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AZ, BMS and S-P guilty of overcharging Medicare

AstraZeneca (AZ), Bristol Myers-Squibb (BMS) and Schering-Plough (S-P) have been found guilty of overcharging the US reimbursement system Medicare by a US judge in Boston last week.

AstraZeneca (AZ), Bristol Myers-Squibb (BMS) and Schering-Plough (S-P) have been found guilty of overcharging the US reimbursement system Medicare by a US judge in Boston last week.

The plaintiffs of the lawsuit claimed the drug manufacturers sold medicines to doctors at a great discount to the published average wholesale prices (AWPs) that Medicare and pensions funds paid , while secretly encouraging doctors to claim the full amount back from insurers.

US District Judge Patti Saris found the companies "unfairly and deceptively caused false AWPs to be published knowing that payers and the government did not understand the truth and the severity of the markups".

AZ acted "unfairly and deceptively" by publishing false and inflated AWPs for its prostate and breast cancer drug Zoladex, according to Saris.

It was found that the AWP for Zoladex exceeded the amound paid by doctors by169 per cent. She also found the company marketed the ìmega-spread' to induce doctors to buy its drug based on profitability.

BMS was found to have increased it prices for five drugs, including Taxol, a cancer drug that was inflated as much as 500 per cent.

S-P's Warrick unit increased the price of its generic asthma medication albuterol sulfate by much as 800 percent, she said. S-P was "pleased that the Court found no liability against Warrick Pharmaceuticals, its generic subsidiary, for the period from 1991 through 1997 and from 2000 through 2003, [but] it disagreed with the Court's finding of limited liability against Warrick with respect to one form of a generic product, albuterol sulfate solution, in the years 1998 and 1999."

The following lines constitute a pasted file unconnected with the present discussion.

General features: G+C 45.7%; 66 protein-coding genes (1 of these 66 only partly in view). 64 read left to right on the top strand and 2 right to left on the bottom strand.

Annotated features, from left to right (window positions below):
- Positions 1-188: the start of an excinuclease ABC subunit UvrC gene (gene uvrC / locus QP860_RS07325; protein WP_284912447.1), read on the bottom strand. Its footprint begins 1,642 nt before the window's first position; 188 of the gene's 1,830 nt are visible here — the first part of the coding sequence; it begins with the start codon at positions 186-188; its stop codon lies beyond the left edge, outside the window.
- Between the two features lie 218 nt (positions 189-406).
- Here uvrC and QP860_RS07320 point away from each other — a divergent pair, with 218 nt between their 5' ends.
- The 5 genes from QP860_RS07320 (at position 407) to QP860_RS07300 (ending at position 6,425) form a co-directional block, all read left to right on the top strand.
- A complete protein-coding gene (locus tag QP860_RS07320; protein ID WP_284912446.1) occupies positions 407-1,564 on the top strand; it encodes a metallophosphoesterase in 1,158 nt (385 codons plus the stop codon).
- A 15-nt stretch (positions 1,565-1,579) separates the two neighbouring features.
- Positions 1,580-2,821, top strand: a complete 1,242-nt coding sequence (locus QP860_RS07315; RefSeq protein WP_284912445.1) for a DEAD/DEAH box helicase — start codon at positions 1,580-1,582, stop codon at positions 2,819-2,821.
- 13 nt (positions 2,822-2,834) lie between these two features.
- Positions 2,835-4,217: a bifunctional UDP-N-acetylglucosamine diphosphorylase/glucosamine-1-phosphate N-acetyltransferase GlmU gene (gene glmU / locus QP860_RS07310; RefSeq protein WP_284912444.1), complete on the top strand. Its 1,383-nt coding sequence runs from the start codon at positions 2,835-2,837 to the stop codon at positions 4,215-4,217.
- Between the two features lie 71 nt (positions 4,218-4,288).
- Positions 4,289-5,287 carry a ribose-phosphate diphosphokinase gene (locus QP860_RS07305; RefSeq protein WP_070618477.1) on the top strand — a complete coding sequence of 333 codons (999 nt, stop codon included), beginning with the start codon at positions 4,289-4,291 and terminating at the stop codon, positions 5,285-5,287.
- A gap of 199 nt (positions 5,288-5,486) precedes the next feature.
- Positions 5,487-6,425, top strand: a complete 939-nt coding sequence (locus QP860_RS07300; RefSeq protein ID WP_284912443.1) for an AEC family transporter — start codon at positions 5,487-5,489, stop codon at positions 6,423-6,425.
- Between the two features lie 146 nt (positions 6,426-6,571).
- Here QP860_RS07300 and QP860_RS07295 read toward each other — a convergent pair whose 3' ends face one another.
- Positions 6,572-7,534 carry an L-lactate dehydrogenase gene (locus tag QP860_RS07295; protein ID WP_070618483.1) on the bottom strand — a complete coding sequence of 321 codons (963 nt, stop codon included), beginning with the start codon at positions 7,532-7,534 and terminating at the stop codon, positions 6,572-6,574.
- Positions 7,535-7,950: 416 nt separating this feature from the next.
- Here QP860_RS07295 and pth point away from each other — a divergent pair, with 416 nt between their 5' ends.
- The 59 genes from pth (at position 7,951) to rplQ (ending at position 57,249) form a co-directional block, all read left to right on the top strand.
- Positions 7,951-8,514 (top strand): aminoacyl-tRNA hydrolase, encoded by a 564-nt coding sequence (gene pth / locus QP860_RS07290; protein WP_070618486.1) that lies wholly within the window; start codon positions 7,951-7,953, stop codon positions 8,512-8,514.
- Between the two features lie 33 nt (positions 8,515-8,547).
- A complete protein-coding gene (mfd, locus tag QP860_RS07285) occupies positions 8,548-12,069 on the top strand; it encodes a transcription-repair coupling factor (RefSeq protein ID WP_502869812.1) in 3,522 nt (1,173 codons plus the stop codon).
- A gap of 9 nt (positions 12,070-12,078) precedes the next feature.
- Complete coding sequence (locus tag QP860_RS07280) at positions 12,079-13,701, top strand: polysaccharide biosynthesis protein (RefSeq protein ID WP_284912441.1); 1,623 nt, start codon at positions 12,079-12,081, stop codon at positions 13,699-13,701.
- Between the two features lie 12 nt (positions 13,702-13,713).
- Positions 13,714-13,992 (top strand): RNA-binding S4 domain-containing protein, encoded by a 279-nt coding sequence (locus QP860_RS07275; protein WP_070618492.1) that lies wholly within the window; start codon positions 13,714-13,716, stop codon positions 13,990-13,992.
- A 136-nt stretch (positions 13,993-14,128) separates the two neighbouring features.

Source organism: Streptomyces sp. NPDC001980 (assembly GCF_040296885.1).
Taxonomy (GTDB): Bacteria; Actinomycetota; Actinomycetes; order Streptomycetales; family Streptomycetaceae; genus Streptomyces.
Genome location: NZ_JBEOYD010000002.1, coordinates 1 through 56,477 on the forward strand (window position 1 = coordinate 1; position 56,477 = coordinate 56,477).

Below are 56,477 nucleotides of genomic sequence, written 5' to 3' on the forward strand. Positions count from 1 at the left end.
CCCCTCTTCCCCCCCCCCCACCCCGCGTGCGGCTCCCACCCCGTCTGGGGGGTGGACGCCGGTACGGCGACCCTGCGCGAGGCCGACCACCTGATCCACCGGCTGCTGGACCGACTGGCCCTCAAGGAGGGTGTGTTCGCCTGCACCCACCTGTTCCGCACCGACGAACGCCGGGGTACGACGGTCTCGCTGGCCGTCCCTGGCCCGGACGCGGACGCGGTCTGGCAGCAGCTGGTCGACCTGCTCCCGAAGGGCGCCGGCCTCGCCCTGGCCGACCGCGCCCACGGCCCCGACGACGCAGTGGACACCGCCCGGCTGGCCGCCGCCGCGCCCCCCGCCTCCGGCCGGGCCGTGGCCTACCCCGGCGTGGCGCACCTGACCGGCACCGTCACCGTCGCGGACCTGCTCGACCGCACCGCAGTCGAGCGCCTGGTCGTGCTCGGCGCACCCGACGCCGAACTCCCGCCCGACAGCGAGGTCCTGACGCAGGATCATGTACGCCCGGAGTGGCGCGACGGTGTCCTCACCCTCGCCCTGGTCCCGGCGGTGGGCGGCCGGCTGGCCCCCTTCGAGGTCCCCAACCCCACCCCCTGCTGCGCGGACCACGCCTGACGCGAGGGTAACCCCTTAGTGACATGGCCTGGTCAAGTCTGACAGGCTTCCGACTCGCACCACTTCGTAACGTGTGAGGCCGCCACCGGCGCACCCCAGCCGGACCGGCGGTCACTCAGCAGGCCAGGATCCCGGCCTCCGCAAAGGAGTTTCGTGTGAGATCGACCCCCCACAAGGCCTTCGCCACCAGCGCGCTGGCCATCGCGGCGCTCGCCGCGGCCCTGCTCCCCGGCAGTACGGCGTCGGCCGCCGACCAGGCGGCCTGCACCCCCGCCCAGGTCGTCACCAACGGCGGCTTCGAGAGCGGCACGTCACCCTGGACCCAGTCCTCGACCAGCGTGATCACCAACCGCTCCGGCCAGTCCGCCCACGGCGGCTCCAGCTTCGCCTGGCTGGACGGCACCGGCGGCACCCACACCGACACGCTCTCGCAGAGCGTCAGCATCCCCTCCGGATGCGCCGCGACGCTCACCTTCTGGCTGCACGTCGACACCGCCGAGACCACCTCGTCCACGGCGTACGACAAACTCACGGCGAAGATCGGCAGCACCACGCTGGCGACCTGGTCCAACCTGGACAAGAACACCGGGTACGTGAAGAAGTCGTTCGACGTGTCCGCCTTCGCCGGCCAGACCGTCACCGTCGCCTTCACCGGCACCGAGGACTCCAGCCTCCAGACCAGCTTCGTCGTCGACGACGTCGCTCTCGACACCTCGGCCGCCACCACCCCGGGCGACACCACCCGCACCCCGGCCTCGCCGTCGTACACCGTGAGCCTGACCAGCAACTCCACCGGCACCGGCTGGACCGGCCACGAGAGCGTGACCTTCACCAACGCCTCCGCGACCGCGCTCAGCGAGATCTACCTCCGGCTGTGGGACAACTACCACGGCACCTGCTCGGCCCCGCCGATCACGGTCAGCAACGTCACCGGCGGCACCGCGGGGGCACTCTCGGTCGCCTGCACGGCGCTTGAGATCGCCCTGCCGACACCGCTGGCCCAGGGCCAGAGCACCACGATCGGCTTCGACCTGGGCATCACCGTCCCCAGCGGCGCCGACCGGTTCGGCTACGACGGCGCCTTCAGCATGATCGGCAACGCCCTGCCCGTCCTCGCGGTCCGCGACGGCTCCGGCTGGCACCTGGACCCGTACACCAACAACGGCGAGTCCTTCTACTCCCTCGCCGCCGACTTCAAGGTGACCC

"While the Court has scheduled further proceedings on damages, plaintiffs' claim for damages for this one formulation during 1998 and 1999 totalled less than USD100,000," it continued.

Johnson & Johnson was cleared of wrong doing, although the judge found its behaviour "at times troubling".

If other states follow, the companies could be forced to pay out millions of dollars.

In the case, the plaintiffs alleged that the companies sold medications to physicians at a large discount from the "average wholesale price," or AWP, and encouraged them to seek full reimbursement for the treatments from health insurers.

The ruling affects patients who paid for prescription medication from December 1997 to 2003 and have been reimbursed by Medicare, private insurers and those patients making coinsurance payments based on AWP.

Steve W Berman, managing partner of Seattle-based Hagens Berman Sobol Shapiro which filed the lawsuit, said: "We are also grateful that she found the biggest victims were the patients who had to pay these outrageous prices out of pocket as a result of the defendants wrongful conduct."

The Massachusetts ruling was a test case with trials for the rest of the states to follow. Berman sees some companies like AstraZeneca facing exposure in the hundreds of millions.

"We are looking forward to continuing the prosecution of this case against the remaining defendants who perpetrated similar if not identical wrongs against patients and insurers nationwide," said Berman. "We view this ruling as a big win that should serve notice to all defendants that they will be called to account for their wrongdoing."

According to analysts at Dresdner Kleinwort: "This was a pilot case in Massachusetts, and it is likely similar suits will go forward in other states and nationwide."

They continue: "It is hard to estimate final damages. However it is likely to settle in the tens of millions of dollars even though plaintiffs will seeks hundreds of millions in damages so overall limited impact for the industry financially."

27th June 2007

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